“Basically, I’ve always had the sense that Frank passed away very young,” Duner-Fenter said. “Because of that, he never got the recognition with Southern rock and his participation with Capricorn Records. I see his recognition as long overdue.”

Best salesman in the world

Fenter, a native of South Africa, met Walden in Europe during the “Hit the Road Stax” tour in 1967. Fenter was still with Atlantic Records while Walden was managing some of the acts that nade up the tour, including Otis Redding and Sam & Dave. The two became fast friends.

Fenter had an opportunity to move to New York to become an executive with the main part of Atlantic Records, but he instead chose to join with Walden, who had just formed Capricorn with his brother Alan.

Alan Walden, a 2003 inductee, soon moved on to form his own management and music publishing company, but maintained a good relationship with Fenter. Fenter was the only Capricorn executive who was a fan of Lynyrd Skynyrd, which Alan Walden managed.

“He was just as eager as I was to listen to new songs,” Alan Walden said. “He was the only person who shared my belief in Lynyrd Skynyrd. ... He brought a whole new image to Capricorn. He could make you believe it was sunshine when there was buckets of rain. He was the best salesman in the world. He was the perfect partner for my brother Phil.”

Willie Perkins, the former road manager for The Allman Brothers, said the two men were the perfect complement to each other in running the company.

“Frank was more of the administrator, more of the nuts-and-bolts type,” Perkins said. “Phil was more of the creative type. They worked together hand-in-glove with each other.”

Fenter’s knowledge of the music industry was critical for Capricorn’s growth.

“He brought a knowledge of the record business that none of us had,” Alan Walden said.

Fenter’s congeniality helped attract a lot of artists to the label, said Rick Hirsch, former guitarist for Wet Willie.

“He was just very eloquent,” Hirsch said. “He had a lot of grace. You were drawn to him because of his demeanor. He was not intimidating. It could be very daunting to meet a record executive when you’re a young musician, but Frank was a kind person with a lot of humility. He had a lot of great ideas.”

Respect for musicians

Leavell said Fenter often acted as a go-between among the artists and Phil Walden.

“On a personal level, I got on a lot better with Frank,” Leavell said. “He was more approachable on matters. ... I was a young musician, just 17 or 18, but Frank always treated me with respect.”

Fenter wasn’t just a matchmaker in the music business either, Leavell said. When Leavell was first dating the woman who would become his wife, Rose Lane Leavell, Fenter encouraged him to become serious.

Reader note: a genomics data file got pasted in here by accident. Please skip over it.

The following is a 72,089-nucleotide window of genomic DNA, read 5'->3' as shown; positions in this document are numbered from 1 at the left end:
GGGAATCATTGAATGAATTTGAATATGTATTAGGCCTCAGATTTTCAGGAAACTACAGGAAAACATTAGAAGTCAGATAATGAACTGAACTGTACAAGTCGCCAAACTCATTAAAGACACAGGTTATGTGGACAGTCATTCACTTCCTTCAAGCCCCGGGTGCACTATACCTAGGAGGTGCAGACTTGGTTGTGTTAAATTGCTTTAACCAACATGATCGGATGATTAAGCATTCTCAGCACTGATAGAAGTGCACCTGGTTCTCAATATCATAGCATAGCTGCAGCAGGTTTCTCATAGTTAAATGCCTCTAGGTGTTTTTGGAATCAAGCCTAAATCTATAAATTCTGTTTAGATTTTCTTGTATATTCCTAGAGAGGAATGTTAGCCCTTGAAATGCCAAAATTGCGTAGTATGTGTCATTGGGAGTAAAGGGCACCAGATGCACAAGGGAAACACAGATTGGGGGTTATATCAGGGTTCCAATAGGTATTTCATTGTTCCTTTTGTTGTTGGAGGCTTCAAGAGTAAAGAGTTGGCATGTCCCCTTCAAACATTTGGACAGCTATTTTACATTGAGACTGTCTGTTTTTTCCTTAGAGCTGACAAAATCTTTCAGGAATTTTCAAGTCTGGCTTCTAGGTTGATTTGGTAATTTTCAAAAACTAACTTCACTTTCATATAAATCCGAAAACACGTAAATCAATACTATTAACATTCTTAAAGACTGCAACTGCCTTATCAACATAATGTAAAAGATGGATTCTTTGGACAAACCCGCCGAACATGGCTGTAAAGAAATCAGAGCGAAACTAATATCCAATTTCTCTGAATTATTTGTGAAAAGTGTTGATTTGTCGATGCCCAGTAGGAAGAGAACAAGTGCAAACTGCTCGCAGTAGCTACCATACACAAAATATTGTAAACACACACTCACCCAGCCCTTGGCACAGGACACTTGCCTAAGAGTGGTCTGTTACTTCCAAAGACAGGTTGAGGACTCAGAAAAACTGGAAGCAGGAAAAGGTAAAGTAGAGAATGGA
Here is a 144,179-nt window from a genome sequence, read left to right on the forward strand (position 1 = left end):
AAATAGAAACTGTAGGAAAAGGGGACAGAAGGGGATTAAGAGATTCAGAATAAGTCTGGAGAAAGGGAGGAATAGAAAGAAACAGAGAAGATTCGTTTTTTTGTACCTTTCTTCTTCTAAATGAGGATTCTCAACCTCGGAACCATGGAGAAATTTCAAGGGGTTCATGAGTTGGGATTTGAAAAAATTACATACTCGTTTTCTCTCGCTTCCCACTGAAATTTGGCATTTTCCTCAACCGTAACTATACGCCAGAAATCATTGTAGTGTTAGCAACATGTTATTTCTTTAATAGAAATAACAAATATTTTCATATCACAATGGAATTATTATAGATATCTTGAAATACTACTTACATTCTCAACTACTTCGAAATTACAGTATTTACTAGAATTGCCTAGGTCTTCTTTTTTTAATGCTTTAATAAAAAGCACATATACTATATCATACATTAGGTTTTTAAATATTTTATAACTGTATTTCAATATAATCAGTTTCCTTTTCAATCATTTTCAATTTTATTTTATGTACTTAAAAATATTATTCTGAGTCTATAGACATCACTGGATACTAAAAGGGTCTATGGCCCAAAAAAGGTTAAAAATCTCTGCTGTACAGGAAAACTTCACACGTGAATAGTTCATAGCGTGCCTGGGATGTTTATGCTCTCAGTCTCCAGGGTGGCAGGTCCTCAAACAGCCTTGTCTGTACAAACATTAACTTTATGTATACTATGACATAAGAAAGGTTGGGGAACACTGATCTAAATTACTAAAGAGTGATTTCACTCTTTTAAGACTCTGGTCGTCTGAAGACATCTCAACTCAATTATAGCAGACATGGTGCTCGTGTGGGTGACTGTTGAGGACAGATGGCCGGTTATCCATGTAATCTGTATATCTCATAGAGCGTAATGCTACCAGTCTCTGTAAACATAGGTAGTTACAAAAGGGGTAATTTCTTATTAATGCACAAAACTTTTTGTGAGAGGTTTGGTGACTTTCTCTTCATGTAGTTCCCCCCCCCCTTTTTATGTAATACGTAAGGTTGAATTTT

“He told me she is ‘one of the finest ladies I have ever met,’ ” Leavell said. “ ‘If you are serious and grab hold of her, there’s no better woman in this area.’ ”

Fenter also contributed to the culinary scene in Macon, opening the European-style restaurants Le Bistro and Le Brasserie here in the 1970s.

Capricorn went bankrupt in 1979, leading to some lean years. But Phil Walden and Fenter tried to keep the label alive, and Fenter had worked out a distribution deal with Warner Brothers, Duner-Fenter said. But the day before he was to fly to Los Angeles to sign the contract, Fenter died of a heart attack and the deal fell apart.

Duner-Fenter said some of his best times growing up were listening to new albums with his stepfather, who liked to gauge the reaction of teen listeners to new songs.

Duner-Fenter has created a Facebook page to help the hall of fame campaign for Fenter.

He also has been gathering biographical materials and testimonials from dozens of music industry veterans in hopes that his stepfather will be inducted into the hall of fame.

“It’s long overdue,” Alan Walden said. “He should have been recognized long before now.”

To contact writer Phillip Ramati, call 744-4334.


Sunday, December 13, 2009

Kerry , Sharman & Debbie ,

I'm writing to all three of you girls because I know y'all could make a great team who could work together to bring a great blues man back to Dothan.

Debbie Bond told me she nominated Eddie Kirkland
for the new mural but she felt he didn't make the final cut.

It'd be nice to know if that is so.


Debbie is ready to apply for a grant so she can bring Eddie Kirkland
& The Alabama Blues Project to the schools of Houston County.


She also wants money to pay for a documentary of Eddie's return to Dothan. He told me he went to North Highlands & East Highlands Elementary Schools when "I was able to go."

We have three different Dothan City Directories from '35 here in the University of Alabama library plus one from '39 which we can use to jog Eddie's memory.

We also need an appropriate venue for Eddie's performance. This 86 year old cat can ROCK THE HOUSE!!!!

Any response will be appreciated.


image courtesy of John Earl

Robert Register likes the idea of Mark Ingram winning a trophy named after a man who lived in Alabama for five years while he coached Auburn.

image courtesy of Auburn's vol.1 1897 GLOMERATA

Found this photo of Sims Moody in the '32 edition of The Black Warrior, the THS yearbook.

Pretty sure this was drawn by one of Dr. J.T. Searcy's sons in the 1900 Corolla

The Crimson Tide's 1900 Varsity

Now the Mellow Mushroom~ notice the horse drawn trolley

We got over 30,000 views @ Tommy Wilcox's Youtube video

Check out our myspace page

You can purchase the CD @ our website

by Tom Wolfe is about the best thing you can read now about what's happening between the banks and BIG MULES right here in BAMA.